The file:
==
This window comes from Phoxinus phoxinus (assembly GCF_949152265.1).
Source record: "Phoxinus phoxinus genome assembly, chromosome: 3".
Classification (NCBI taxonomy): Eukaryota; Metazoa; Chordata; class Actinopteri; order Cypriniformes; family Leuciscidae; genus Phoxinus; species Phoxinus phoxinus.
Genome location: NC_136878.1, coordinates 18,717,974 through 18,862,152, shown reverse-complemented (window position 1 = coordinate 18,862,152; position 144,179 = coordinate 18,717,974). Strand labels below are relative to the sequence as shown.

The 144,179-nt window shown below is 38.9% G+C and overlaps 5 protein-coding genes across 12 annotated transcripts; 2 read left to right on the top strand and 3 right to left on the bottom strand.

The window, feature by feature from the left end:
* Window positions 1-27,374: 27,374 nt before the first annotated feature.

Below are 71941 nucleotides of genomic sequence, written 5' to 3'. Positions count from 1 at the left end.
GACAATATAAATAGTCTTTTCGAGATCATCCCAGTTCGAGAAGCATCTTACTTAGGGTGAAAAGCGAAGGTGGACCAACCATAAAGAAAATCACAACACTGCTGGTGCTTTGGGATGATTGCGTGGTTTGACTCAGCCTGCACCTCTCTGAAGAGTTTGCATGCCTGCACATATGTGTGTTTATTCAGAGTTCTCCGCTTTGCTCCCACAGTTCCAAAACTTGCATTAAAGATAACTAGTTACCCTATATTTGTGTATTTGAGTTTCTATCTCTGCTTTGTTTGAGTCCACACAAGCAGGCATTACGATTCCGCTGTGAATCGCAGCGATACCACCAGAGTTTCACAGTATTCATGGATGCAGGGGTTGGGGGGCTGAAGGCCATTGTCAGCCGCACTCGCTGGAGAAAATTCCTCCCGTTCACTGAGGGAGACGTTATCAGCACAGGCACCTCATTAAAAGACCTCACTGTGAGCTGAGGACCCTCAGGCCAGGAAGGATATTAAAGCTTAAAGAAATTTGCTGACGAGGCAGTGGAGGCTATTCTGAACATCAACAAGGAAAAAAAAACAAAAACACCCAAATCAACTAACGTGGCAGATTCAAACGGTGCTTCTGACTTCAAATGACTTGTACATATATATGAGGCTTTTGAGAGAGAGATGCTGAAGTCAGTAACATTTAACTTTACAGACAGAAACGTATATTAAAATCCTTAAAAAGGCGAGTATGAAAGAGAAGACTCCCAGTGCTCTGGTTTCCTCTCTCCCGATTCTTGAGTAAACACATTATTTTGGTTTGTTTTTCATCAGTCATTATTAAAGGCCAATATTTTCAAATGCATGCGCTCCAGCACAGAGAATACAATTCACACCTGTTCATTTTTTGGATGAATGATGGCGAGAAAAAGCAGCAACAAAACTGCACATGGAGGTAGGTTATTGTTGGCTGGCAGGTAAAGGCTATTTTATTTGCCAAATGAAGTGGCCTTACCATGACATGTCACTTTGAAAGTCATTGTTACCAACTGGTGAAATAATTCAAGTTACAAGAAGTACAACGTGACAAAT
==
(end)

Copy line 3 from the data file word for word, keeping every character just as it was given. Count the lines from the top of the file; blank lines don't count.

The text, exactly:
Classification (NCBI taxonomy): Eukaryota; Metazoa; Chordata; class Actinopteri; order Cypriniformes; family Leuciscidae; genus Phoxinus; species Phoxinus phoxinus.